My writing routine appears to go as follows: I jot down partial essays, each based on a single rant or question or supposition; Over time, I add to them as new ideas come to me; Eventually, there’s enough to support a complete thought (A complete point or thesis statement). Then I rewrite it and polish it into something cohesive. I give it a few edit passes. (Run-on sentences and sentence fragments seem to be my worst offenses.) And then you, my avid readership, see the final result here.
Worrying about publishing every day seemed to cause more fret than good for a while, so I intentionally avoided the worry, allowing my partials to sit unfinished until they’re good and ready. As a result it seems I’m posting about once a week, but long (two-thousand-plus word) essays.
Though not this week, as eight days went my since my last post. What happened?
Part of it has been my usual Wednesday trip to San Francisco. That involves prepping on Tuesday (which is non-conducive to writing), then being gone all day Wednesday, then being exhausted on Thursday.
Still, I’ve written a bunch of partials. So I’ve been writing, just nothing that has reached critical mass. This seems to happen to me a lot.
Three such partials regard the new Wonder Woman film. I only saw the first hour of it, but that was enough to make me feel it wasn’t right. There are so many positive opinions about how great Wonder Woman 2017 is. And this tells me either a) my standards for good media are rising or a) everyone else’s standards are falling. I’d say my standards for media and for storytelling are comprehensive but forgiving. Also there’s been a few discussions on how Hollywood’s risk aversion tendencies are making movies worse.
My WW articles-in-development are about:
• Hollywood just can’t seem to get women right. Wonder Woman, like Superman* is a paragon figure, there to be an exemplary model for us mortals as how to take the high road (or at least behave in a sober, adult manner) in social situations.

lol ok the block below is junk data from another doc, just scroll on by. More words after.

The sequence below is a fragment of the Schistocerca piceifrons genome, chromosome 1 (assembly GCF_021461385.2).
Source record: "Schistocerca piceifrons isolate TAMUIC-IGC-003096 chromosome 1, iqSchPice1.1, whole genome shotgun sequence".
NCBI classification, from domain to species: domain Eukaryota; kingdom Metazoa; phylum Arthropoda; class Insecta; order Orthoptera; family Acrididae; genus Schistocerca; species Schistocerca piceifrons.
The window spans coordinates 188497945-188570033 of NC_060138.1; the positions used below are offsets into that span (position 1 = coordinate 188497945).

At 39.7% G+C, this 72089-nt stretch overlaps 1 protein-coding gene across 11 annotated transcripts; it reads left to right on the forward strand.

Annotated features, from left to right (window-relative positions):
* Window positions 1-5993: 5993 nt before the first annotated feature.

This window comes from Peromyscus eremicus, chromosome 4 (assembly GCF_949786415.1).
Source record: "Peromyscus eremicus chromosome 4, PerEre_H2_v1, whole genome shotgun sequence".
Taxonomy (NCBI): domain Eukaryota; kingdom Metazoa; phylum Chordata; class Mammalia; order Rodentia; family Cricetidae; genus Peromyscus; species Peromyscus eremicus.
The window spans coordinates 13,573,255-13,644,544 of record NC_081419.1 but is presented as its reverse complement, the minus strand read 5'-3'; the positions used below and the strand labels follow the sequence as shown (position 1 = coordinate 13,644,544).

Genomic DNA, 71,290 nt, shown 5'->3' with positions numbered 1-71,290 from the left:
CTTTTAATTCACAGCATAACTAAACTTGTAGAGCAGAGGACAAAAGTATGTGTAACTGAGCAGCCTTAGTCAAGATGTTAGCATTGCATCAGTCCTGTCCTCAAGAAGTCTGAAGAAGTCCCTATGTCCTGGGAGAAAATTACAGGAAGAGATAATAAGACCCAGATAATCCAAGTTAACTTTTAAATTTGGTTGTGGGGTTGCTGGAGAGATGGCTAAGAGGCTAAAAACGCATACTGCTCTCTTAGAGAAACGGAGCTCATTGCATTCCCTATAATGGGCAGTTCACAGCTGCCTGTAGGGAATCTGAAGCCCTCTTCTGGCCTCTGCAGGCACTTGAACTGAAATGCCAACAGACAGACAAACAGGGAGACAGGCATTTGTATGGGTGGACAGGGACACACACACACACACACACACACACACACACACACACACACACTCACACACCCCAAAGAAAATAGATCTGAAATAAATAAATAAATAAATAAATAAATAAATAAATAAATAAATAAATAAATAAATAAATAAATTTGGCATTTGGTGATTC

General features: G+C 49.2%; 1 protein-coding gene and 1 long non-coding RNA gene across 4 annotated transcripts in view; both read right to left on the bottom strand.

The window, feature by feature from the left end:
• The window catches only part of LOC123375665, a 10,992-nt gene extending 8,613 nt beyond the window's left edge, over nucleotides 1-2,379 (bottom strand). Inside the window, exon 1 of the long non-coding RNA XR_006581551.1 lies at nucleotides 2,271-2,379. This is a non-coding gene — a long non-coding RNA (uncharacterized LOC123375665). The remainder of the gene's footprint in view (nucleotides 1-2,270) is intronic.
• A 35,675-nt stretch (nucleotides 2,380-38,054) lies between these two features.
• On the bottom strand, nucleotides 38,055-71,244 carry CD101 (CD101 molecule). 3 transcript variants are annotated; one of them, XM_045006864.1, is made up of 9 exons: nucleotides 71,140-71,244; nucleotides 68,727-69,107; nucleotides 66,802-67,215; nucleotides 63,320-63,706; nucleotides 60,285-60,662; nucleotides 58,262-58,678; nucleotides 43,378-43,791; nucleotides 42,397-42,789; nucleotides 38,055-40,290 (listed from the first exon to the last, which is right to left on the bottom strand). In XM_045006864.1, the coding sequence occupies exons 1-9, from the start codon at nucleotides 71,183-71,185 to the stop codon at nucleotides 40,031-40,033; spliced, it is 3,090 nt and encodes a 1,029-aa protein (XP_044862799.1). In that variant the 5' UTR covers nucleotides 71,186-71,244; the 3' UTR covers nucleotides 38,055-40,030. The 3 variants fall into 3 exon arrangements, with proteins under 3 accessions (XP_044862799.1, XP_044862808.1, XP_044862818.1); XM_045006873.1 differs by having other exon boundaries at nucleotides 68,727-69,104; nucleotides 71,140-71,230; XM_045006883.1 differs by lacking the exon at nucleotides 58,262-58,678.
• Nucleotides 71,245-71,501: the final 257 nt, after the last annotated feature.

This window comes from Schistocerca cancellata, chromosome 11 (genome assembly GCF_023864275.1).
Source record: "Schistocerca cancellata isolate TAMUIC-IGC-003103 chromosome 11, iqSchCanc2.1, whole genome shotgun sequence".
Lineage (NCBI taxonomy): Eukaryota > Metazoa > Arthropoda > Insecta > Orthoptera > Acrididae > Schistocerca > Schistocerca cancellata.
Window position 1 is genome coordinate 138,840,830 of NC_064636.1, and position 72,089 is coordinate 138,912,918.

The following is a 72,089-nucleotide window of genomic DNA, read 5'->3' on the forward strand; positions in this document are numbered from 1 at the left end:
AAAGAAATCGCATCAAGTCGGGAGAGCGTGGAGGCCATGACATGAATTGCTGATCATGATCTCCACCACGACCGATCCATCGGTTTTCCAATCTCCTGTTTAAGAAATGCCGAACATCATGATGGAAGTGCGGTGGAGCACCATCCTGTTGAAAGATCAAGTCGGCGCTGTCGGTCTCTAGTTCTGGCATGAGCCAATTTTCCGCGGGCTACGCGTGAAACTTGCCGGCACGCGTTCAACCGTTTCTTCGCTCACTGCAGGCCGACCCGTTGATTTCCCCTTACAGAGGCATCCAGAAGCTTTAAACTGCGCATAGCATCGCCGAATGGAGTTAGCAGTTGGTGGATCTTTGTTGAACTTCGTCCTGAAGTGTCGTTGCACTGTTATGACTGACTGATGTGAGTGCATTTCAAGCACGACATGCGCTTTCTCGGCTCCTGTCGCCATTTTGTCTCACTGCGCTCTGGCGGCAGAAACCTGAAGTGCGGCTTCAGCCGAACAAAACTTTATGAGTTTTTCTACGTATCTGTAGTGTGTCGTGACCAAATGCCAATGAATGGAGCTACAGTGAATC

• [Minor WW spoiler] There’s more to making an ultimate chemical warfare agent then creating a mustard gas that can corrode gas masks. Rather, an indefensible gas is worse for military operations. We’ve long developed agents that absorb through the skin for which common gas protections are useless. And we don’t use them. Taking a page from the parable of King Canute there is a modern adage applicable to such weapons: Not even the President commands the wind.
• Hollywood just can’t seem to leave Helenic myths alone. As they’ve done in other movies, Greek mythology and Wonder Woman mythology have both been shoehorned into a crushed sole resembling the Divine Comedy, featuring Zeus as Yahweh and Ares as Satan. Originally, Aphrodite gave life to Diana of Themyscira much the way she gave life to Pygmalion’s sculpture. In WW 2017, Zeus created Wonder Woman but also humans in general (Prometheus is forgotten.) Oh and Ares killed off all the rest of the Olympians before his fall from
Heaven Olympus. WTF, Hollywood?
Also, unrelated to Wonder Woman, but rather to news:
• The Masterpiece Cakeshop trial is going to be heard in the United States Supreme Court, which has raised questions about interaction between the first amendment (specifically freedom of religion) and public accommodation laws (which mandate that business which serve the public may not discriminate against customers on account of race, religion, color, creed, etc. etc.). I put some thought into what this interaction means if the ruling on this case serves as a consistently-applied precedent to future cases (e.g. Can Mormons discriminate against Blacks? Can religious bakers choose to only serve customers of their own specific faith? Must a Jewish baker provide a cake for a neo-Nazi rally?) The Hobby Lobby ruling set the precedent that corporations may hold sincerely-held religious beliefs and these can supersede mandated employee protections and benefits. This ruling is already is causing our protections against unequal treatment to unravel, and I don’t agree with it. Based on that, I believe SCOTUS cannot be trusted to adjudicate fairly or rationally. I don’t expect its ruling will necessarily reflect the values of equal treatment that were established by our framers, and affirmed over the twentieth century.
* Or for that matter, Supergirl. Supergirl should also serve as a living example so we could ask what would Supergirl do?, but that’s not the case, at least, based on the ongoing TV series version of her.